Science

Fine Particulate Pollution and Human Health

In the last two decades, the impact on human health from exposure to fine particulate matter (“PM”) pollution has become increasingly well documented in the scientific literature. According to a principal researcher in the field, that body of work has established “reasonably compelling evidence that ambient particulate matter air pollution contributes to cardiopulmonary morbidity and mortality.” See overview of research here.

Twice in the last decade the American Heart Association has convened expert panels to analyze this “growing body of epidemiological and clinical evidence” to provide healthcare professionals and regulatory agencies alike “with a comprehensive review of the literature,” and to inform public health and regulatory policies.

In 2004, an AHA expert panel drew on the available scientific evidence to conclude that, “at the very least, short-term exposure to elevated PM significantly contributes to increased acute cardiovascular mortality, particularly in certain at-risk subsets of the population. Hospital admissions for several cardiovascular and pulmonary diseases acutely increase in response to higher ambient PM concentrations. The evidence further implicates prolonged exposure to elevated levels of PM in reducing overall life expectancy on the order of a few years.” See AHA panel report here.

A wealth of post-2004 investigations have come to a similar conclusion: air pollution, including fine particulate air pollution stemming from agricultural and other biomass burning, harms human health by compromising respiratory or cardiovascular functioning, among other critical aspects of well-being, with especially severe impacts among children, the elderly, and persons with existing pulmonary or cardio-vascular disease. Correlatively, more recent studies on the impact of eliminating or reducing exposure report a range of positive health outcomes. One such recent study in the New England Journal of Medicine found a measurable increase in life expectancy following a reduction in fine particulate pollution. Access studies by the following researchers: Arbex (2004), Dominici (2006), Miller (2007), Peters (2001), Pope (2002), Pope (2004), Pope (2006), Pope (2009).

In order to summarize and evaluate the post-2004 studies, the AHA again convened a panel of experts. The panel’s update was published in mid-2010, and it served to reinforce the 2004 conclusion that air pollution laden with fine particulates imposes untenable risks of illness and death to exposed populations. In addition, several new conclusions were reached, including the following:

  • Even short-term exposure to PM2.5 “can trigger cardiovascular disease-related mortality and nonfatal events, including myocardial ischemia and MIs, heart failure, arrhythmias, and strokes.”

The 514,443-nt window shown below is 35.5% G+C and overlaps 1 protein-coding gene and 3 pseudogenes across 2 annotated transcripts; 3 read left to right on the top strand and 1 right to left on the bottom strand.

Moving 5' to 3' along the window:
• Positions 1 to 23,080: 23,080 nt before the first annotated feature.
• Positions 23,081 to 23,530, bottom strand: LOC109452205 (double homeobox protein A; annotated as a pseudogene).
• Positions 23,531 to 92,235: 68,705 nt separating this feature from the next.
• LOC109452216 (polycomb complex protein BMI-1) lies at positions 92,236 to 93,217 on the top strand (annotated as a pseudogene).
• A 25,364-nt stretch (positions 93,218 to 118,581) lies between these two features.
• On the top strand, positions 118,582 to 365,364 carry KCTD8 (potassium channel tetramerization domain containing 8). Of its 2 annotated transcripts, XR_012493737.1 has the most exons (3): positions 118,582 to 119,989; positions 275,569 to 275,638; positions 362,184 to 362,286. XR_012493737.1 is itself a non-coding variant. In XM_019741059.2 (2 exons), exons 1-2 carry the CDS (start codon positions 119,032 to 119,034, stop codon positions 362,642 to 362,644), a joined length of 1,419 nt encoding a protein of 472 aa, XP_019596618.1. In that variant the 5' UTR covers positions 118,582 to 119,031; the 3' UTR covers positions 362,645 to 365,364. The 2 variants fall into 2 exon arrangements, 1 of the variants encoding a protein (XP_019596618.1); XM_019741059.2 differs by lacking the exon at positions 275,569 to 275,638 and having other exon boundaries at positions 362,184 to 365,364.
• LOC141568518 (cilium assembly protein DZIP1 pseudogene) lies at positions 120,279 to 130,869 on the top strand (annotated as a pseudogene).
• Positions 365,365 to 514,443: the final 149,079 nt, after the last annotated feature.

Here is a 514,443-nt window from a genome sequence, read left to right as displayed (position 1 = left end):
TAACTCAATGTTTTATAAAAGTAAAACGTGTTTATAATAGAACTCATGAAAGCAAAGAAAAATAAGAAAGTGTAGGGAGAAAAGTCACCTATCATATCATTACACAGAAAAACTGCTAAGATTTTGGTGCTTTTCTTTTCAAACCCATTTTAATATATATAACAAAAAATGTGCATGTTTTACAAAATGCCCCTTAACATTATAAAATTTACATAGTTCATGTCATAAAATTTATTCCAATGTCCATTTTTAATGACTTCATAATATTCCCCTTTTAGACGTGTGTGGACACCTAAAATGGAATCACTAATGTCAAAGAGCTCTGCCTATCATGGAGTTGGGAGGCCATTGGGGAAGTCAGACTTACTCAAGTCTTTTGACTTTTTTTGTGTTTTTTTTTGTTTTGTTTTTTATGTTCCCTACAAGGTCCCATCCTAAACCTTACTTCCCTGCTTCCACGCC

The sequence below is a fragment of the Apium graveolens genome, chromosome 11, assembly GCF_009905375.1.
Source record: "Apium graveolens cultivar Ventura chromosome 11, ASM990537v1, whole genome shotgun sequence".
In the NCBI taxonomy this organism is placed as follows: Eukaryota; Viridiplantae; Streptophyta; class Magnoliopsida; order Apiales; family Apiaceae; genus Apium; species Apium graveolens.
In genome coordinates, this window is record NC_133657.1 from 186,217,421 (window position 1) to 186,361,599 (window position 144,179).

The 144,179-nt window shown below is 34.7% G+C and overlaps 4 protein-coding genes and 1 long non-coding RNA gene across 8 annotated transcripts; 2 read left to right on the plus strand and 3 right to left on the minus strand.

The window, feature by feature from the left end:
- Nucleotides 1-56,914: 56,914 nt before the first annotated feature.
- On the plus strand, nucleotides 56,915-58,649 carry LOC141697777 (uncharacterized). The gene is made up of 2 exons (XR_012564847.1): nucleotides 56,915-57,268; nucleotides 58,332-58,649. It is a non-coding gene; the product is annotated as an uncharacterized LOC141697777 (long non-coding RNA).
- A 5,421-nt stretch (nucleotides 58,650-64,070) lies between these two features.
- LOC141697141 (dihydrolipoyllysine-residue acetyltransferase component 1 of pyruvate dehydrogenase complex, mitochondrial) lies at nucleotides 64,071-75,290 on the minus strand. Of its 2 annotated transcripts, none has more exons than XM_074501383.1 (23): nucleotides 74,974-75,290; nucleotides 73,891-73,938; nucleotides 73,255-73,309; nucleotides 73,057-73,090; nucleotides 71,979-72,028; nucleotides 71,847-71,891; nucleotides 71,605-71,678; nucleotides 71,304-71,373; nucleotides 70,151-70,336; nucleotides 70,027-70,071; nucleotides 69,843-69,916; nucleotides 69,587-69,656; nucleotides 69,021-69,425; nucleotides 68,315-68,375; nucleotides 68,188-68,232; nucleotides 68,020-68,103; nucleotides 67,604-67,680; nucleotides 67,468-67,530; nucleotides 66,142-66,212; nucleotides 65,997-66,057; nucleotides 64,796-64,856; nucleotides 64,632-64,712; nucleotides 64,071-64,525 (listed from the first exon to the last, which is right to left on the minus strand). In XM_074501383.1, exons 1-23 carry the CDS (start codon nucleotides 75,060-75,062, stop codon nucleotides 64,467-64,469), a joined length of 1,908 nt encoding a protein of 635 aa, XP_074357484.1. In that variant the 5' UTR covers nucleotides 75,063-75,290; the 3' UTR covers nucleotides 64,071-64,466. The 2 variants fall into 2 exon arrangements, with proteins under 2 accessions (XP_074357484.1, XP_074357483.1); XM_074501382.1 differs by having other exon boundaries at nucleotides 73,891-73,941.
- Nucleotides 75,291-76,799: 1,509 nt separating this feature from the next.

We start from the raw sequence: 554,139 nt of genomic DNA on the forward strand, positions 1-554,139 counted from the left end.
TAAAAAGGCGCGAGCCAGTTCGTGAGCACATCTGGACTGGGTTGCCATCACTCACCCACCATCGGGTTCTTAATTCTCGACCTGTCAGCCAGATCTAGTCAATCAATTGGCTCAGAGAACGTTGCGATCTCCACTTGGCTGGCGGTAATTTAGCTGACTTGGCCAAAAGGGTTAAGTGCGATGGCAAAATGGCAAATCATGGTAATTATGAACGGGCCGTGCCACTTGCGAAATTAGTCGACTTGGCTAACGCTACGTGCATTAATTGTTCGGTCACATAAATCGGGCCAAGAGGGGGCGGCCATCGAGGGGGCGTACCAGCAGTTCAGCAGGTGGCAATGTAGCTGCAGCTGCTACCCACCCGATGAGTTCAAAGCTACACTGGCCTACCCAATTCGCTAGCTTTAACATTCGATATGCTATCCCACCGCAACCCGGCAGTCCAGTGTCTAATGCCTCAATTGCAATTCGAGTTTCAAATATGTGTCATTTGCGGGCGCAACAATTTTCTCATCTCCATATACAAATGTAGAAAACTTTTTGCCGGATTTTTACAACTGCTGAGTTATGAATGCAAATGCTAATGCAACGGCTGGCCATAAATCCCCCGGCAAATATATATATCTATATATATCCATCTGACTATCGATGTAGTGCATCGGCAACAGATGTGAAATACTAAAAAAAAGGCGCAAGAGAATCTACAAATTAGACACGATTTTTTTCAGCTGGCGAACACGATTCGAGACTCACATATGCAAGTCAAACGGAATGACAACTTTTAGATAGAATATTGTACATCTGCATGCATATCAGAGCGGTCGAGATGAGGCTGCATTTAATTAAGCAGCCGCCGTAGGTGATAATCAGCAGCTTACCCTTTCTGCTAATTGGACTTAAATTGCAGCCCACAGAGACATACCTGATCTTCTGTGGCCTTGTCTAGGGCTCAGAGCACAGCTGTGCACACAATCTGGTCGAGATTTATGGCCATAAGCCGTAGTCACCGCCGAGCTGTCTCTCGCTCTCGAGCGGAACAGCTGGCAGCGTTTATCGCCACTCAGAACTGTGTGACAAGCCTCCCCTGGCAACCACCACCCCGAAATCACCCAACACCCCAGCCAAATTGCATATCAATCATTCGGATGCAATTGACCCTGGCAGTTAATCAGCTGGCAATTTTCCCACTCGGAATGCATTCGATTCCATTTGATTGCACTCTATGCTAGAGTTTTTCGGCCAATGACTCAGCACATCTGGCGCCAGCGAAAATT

• Certain population subsets may be especially vulnerable to PM2.5-associated cardiovascular morbidity and mortality, including the elderly, persons with preexisting coronary artery disease, persons with diabetes, women, and persons who are obese.
  • There does not appear to be a discernibly “safe” threshold for PM2.5 exposure.

In addition, the 2010 AHA panel summarized the evidence identifying biological mechanisms by which particulate pollution exposure likely exacerbates existing cardiovascular disease, triggers acute cardiovascular events, or instigates or accelerates chronic disease. The panel found that there is strong evidence for the proposition that such pollution “[augments] the development and progression of atherosclerosis” and “some support for a potential effect on several other CVDs [cardiovascular diseases], including hypertension, heart failure, and diabetes.” See the AHA panel’s 2010 update here.

In the last two years, research into the public health impacts of particulate pollution has continued at a furious pace. Scientists and medical researchers probe both the biological and physiological mechanisms by which this type of pollution impairs human health and attempt to evaluate the fuller measure of impacts on human populations.

One recent study in the latter category raises especially significant concern. In a study of the Canadian population, a group of 15 scientists found associations between PM2.5 pollution and ischemic heart disease even with “exposure to concentrations of PM2.5 as low as only a few micrograms per cubic meter.” The group, as well, found a near linear increase in mortality from cardiovascular disease as the ambient concentration of PM2.5 increased. See the study of the Canadian population here.

In sum, the scientific and medical literature establishes that particulate pollution, such as that generated in the burning of Maui’s sugar cane fields or from its other industrial operations, presents significant to highly serious risks to persons downwind of the emissions. The severity of these health risks depends on a number of factors, including the concentration of particulates in the pollution airstream, the length of exposure, and the medical condition and health of persons forced to inhale the cane soot. There is no evidence found so far that any amount of smoke (particulates) are “safe”.